Friday, 9 December 2011
Review: Na-Hag - Lost Cities
After complaining yesterday that I can't find anyone out there who sounds like Geomatic, I went and had another look. The result was a free download of Na-Hag's newest album Lost Cities. I don't know much about this guy at all, but he fits into that tribal-industrial area and crops up recommended lists for Geomatic, alongside the likes of This Morn Omina, Tzolk'In and Totakeke. The trouble is, while Na-Hag sounds quite a lot like all of these acts, he still sounds nothing like Geomatic. And okay, it's pretty unfair to listen to an album with such a specific expectation, but perhaps if Na-Hag hadn't self-promoted himself on Last.fm by linking to Geomatic's page and thus conning their fans into giving his album a listen, I wouldn't be this unfair. Piggy-back on their name and get judged accordingly, matey.
Lost Cities isn't bad. It's dark as fuck, like all of these guys, unsettlingly creepy and bleak throughout. I'm not one of those people who believe all art should merely entertain and leave us feeling happy or pleased. I love the horror genre, and have high praise for a lot of things that many people would consider extremely depressing or disturbing. The dark ambient/tribal industrial subset, like all of industrial/darkwave/goth shit, is almost exclusively focused on creating moods of darkness and despair, and this album packs a powerful emotional punch. It makes you feel fucking miserable, basically. You're not going to play this one on a summer's day any time soon. And not just because it's December right now (ooh - northern hemisphere crew make some nooooise).
The trouble is there isn't any poignancy to all this darkness. There's no melancholy. There's no beauty. Just as something that's totally 100% super-happy-fun-time with no darkness tempering the prozac rush sounds crass, so in a way does all this material. People rightly lambast stupid e-tard unicorn trance for being childishly cheerful, so why should these moody goth folk get away with such extremes? Because it's an unpleasant emotion, and so we can label it "difficult" and "challenging", and therefore presumably more worthwhile as art? I don't really buy into that. Obsession with darkness and death and misery is a pretty adolescent preoccupation in itself. Lord knows I was like that when I was 15. While it's impressive just how relentlessly bleak all these dark ambient guys can go, ultimately I don't think their music has anything incredibly complicated to transmit. There's no tension, no contrast, no release. It's all monochrome. That's probably why I love Geomatic. More than the fact they sample ethnic wailing to push my covert-hippy buttons, they put in those huge euphoric bits, which are not necessarily happy, but often angry or snarling but always charged and cathartic. And they can write a melody, and bang out a swaggering groove. There's not one melody on this entire album, and while there's lots of tribal percussion and a few thumping techno beats, it's all sterile and funkless. If ever there was such a thing as grim percussion, this is it.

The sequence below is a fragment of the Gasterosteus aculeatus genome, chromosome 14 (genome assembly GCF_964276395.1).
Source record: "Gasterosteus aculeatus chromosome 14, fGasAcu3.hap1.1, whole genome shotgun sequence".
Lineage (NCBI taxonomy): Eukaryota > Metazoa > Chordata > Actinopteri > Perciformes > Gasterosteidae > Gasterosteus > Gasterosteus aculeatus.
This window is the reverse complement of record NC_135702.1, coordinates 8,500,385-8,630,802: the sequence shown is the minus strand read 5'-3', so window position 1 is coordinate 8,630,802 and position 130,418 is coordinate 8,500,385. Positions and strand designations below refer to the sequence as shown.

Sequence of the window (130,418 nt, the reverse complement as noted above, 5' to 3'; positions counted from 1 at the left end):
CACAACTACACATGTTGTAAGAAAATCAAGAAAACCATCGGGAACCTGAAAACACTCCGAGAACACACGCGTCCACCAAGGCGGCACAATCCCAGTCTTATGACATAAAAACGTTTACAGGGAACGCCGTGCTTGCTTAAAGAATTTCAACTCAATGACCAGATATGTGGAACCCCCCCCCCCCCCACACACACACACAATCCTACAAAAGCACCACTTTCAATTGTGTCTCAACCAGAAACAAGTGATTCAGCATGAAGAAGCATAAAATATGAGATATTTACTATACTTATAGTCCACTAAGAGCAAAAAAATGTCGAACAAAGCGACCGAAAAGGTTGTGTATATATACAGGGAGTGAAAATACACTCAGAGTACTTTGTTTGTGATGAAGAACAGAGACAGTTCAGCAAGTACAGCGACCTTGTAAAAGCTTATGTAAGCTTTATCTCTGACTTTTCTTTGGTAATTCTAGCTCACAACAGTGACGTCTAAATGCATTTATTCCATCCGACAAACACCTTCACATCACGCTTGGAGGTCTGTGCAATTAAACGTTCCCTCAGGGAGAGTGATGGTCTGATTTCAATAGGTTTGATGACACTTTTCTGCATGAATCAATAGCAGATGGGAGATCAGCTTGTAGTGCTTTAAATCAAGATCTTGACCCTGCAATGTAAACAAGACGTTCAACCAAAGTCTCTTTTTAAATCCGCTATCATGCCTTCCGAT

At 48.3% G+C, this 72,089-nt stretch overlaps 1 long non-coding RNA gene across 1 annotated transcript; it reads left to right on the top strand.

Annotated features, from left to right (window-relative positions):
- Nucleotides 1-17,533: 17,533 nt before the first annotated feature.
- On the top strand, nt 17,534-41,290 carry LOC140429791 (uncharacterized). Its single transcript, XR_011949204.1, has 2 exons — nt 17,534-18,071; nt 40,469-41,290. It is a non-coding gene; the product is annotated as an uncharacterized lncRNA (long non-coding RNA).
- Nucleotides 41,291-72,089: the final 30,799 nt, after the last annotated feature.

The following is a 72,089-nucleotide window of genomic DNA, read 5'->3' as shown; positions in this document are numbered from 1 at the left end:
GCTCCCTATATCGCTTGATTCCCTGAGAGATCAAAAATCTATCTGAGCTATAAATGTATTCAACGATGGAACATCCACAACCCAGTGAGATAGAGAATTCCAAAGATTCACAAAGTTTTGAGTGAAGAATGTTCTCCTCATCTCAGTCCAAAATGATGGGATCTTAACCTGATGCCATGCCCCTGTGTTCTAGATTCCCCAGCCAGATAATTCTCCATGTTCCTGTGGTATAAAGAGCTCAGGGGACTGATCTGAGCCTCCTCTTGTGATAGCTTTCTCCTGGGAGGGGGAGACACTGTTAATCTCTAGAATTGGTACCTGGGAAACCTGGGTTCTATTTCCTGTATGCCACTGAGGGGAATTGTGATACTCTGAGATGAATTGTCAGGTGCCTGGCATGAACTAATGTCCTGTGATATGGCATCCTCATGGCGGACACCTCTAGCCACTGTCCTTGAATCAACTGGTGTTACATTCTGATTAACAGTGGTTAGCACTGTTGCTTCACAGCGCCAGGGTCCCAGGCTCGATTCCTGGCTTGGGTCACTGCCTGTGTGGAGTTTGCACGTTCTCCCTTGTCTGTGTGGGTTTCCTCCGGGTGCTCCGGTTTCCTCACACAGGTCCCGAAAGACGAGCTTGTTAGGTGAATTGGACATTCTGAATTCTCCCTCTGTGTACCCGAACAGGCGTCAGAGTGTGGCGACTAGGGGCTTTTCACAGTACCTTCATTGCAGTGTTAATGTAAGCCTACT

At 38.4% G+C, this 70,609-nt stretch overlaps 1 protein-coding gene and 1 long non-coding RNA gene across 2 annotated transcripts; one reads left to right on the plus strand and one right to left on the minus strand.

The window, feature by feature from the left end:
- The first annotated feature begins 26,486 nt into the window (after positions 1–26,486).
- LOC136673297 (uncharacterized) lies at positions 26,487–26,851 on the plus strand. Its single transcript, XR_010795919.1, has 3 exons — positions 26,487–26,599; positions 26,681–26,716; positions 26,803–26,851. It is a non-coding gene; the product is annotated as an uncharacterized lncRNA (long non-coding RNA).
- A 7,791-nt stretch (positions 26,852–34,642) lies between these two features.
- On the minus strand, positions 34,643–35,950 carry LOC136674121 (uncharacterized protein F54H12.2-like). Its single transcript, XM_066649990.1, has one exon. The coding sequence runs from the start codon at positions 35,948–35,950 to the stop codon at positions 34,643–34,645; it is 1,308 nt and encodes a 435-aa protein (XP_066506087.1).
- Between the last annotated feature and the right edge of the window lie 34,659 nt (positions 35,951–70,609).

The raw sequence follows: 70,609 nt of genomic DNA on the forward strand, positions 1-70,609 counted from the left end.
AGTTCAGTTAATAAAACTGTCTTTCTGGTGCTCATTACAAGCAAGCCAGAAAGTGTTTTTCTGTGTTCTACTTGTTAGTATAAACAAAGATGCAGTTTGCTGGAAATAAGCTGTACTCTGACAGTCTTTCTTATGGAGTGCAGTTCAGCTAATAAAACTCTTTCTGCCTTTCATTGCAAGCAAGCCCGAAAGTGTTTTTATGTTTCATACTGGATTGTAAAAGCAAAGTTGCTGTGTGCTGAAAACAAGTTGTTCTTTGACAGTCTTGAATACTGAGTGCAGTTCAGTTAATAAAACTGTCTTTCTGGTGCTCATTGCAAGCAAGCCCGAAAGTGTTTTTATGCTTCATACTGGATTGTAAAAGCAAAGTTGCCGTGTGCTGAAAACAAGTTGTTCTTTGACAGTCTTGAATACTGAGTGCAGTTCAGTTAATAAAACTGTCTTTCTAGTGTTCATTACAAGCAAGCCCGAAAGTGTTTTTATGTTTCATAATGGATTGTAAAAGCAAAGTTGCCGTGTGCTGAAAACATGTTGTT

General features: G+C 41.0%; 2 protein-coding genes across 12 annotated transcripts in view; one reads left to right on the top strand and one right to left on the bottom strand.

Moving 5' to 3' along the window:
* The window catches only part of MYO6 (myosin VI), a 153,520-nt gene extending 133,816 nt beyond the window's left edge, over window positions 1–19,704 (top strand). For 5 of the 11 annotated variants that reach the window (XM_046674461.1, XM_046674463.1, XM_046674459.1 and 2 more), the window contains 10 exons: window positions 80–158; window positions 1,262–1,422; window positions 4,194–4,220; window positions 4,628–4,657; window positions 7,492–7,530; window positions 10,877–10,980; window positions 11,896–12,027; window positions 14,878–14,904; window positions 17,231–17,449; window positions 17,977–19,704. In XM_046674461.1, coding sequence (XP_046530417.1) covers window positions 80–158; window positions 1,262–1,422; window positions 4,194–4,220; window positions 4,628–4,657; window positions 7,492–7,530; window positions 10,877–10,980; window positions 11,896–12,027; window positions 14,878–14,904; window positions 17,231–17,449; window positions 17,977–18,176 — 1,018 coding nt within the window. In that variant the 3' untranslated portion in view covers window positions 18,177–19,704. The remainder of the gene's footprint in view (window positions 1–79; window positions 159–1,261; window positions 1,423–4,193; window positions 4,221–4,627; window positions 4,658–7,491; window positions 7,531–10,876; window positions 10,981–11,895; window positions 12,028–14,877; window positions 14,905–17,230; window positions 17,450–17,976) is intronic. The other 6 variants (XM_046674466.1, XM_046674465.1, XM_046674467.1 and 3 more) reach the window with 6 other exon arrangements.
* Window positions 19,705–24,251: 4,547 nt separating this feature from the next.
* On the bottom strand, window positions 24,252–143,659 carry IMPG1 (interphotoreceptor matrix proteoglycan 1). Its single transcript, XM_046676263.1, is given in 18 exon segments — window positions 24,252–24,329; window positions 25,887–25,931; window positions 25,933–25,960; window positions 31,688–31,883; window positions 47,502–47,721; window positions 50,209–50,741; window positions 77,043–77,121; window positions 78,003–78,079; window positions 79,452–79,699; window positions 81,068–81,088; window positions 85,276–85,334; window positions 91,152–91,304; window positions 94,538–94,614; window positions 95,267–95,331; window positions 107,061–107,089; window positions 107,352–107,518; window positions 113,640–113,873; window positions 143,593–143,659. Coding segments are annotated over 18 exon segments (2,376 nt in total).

The one exception to all this is album-closer Iron Bird (unless you actually pay for the album, then you get a proper album closer that might be amazing, I'm not blowing mad coin to find out), in which Na-Hag's bleakness suddenly morphs into some bizarre apocalyptic hip-hop, with a toe-tapping breakbeat and an obscured vocal that I'm sure is saying "Get on the floor" like you've just walked through the ashes of dead cities and wandered into some bizarre mutant b-boy throw-down. Maybe this is just my techno-idiot tastes coming through, but this is by far the most interesting part of the entire album. It still sounds nothing like Geomatic, but it's the one moment when Na-Hag isn't being incredibly stereotypical and bloody miserable. This is the kind of track I'll probably remember in about 6 years time when I'm making the obligatory Nuclear Winter Party Anthems mixtape. Until then, this one won't be getting many listens.
Stupid Arbitrary Rating: 6/10